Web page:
Karen: Nationwide insurance, so they have a fleet of vehicles and they have representatives across the nation and their transportation percentage as far as the miles driven over the past several years, it’s gone up 20 percent. And so by implementing a comprehensive program that includes that senior level support, that includes the policies and procedures in the enforcement, but also the incentivizing for making healthy and good choices, they have been able to decrease the number of accidents and injuries by 53%, which is outstanding. That shows that with that leadership and that lead by example, that really does have a positive impact not only on the bottom line, but keeping employees healthier.

Dan: And I think that’s the important part, is that we also need to reward good drivers too, that are doing all these things. We shouldn’t just crack down on people who are doing the bad thing. But, you know, programs that package delivery services have on the number of miles and or months or years that you go without a crash or a payout are important, recognizing employees that are driving safely, that are doing that for a living are all very important.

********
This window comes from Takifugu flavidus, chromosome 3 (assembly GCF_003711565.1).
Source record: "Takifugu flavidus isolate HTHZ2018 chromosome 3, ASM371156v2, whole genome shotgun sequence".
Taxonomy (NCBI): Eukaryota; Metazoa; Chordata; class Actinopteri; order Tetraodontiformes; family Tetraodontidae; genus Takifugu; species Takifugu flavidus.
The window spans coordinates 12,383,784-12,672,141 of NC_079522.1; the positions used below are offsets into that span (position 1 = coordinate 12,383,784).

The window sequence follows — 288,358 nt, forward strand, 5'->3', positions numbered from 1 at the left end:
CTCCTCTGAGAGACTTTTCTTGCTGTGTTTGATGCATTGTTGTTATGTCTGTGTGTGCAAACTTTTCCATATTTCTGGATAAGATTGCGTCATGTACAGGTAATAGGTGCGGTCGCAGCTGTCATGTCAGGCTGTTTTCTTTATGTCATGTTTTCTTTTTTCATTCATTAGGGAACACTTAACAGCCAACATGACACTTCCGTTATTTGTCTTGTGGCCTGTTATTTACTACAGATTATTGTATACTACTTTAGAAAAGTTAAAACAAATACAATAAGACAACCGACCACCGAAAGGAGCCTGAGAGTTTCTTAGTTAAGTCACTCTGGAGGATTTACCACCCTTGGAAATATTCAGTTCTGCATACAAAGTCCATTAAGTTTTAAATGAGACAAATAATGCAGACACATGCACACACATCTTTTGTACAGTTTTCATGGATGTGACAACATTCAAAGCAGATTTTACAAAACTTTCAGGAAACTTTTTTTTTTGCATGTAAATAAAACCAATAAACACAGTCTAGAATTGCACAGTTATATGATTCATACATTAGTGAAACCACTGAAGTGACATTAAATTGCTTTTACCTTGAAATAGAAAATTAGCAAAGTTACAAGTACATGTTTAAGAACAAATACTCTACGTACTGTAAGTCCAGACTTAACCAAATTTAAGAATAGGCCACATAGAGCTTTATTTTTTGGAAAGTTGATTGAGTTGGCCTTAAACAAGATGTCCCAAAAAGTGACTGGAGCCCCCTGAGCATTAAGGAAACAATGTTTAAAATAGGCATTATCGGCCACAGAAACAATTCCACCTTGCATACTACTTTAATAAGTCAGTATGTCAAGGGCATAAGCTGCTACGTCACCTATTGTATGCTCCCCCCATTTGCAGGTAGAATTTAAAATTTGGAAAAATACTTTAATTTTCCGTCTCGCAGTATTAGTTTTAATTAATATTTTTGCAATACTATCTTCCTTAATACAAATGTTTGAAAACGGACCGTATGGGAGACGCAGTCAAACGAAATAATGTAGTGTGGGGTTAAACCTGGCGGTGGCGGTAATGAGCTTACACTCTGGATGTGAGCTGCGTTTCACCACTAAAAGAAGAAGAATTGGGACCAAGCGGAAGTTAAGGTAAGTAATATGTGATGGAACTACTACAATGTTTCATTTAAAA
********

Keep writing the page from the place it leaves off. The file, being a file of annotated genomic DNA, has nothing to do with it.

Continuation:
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Outro: Workplace Matters is supported by the national institute for occupational safety and health (OSHA). To listen to more podcasts, view our ongoing video series, or for more information about us, visit healthier workforce center (dot) org. Thank you.

Diversity, Equity and Inclusion in the Workplace

In this episode of Workplace Matters we look at diversity, equity, and inclusion in the workplace; the key elements in creating an environment where everyone feels represented, accepted, and has access to opportunities. Dr. Adia Harvey Wingfield of Washington University in St. Louis has studied Diversity, Equity, and Inclusion in the workplace. We asked her to define the problem, and to offer evidence-based recommendations for workplaces to address these important issues.

Host: Michael Guhin

Guests: Dr. Adia Harvey Wingfield

Diversity, Equity and Inclusion in the Workplace